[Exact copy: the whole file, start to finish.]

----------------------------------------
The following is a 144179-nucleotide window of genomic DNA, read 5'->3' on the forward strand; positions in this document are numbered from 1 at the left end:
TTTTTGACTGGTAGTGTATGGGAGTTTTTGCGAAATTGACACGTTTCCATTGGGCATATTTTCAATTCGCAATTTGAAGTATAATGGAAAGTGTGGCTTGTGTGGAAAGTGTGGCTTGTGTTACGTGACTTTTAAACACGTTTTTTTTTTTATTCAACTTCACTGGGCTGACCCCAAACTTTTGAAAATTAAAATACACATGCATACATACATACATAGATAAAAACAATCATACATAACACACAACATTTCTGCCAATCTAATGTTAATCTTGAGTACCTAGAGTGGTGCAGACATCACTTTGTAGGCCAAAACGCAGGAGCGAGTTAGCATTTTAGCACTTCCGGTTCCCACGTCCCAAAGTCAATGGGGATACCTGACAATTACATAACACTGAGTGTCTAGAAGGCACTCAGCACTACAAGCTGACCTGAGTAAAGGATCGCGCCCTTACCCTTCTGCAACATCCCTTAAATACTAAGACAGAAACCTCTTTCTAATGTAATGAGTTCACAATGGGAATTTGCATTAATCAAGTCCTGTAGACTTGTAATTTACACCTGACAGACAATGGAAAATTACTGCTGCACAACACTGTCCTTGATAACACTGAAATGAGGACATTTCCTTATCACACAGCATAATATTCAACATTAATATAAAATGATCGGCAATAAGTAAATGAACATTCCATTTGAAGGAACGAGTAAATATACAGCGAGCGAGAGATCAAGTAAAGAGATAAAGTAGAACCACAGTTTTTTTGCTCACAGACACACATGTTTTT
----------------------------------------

The following is a 144179-nucleotide window of genomic DNA, read 5'->3' on the forward strand; positions in this document are numbered from 1 at the left end:
TTTTTGACTGGTAGTGTATGGGAGTTTTTGCGAAATTGACACGTTTCCATTGGGCATATTTTCAATTCGCAATTTGAAGTATAATGGAAAGTGTGGCTTGTGTGGAAAGTGTGGCTTGTGTTACGTGACTTTTAAACACGTTTTTTTTTTTATTCAACTTCACTGGGCTGACCCCAAACTTTTGAAAATTAAAATACACATGCATACATACATACATAGATAAAAACAATCATACATAACACACAACATTTCTGCCAATCTAATGTTAATCTTGAGTACCTAGAGTGGTGCAGACATCACTTTGTAGGCCAAAACGCAGGAGCGAGTTAGCATTTTAGCACTTCCGGTTCCCACGTCCCAAAGTCAATGGGGATACCTGACAATTACATAACACTGAGTGTCTAGAAGGCACTCAGCACTACAAGCTGACCTGAGTAAAGGATCGCGCCCTTACCCTTCTGCAACATCCCTTAAATACTAAGACAGAAACCTCTTTCTAATGTAATGAGTTCACAATGGGAATTTGCATTAATCAAGTCCTGTAGACTTGTAATTTACACCTGACAGACAATGGAAAATTACTGCTGCACAACACTGTCCTTGATAACACTGAAATGAGGACATTTCCTTATCACACAGCATAATATTCAACATTAATATAAAATGATCGGCAATAAGTAAATGAACATTCCATTTGAAGGAACGAGTAAATATACAGCGAGCGAGAGATCAAGTAAAGAGATAAAGTAGAACCACAGTTTTTTTGCTCACAGACACACATGTTTTT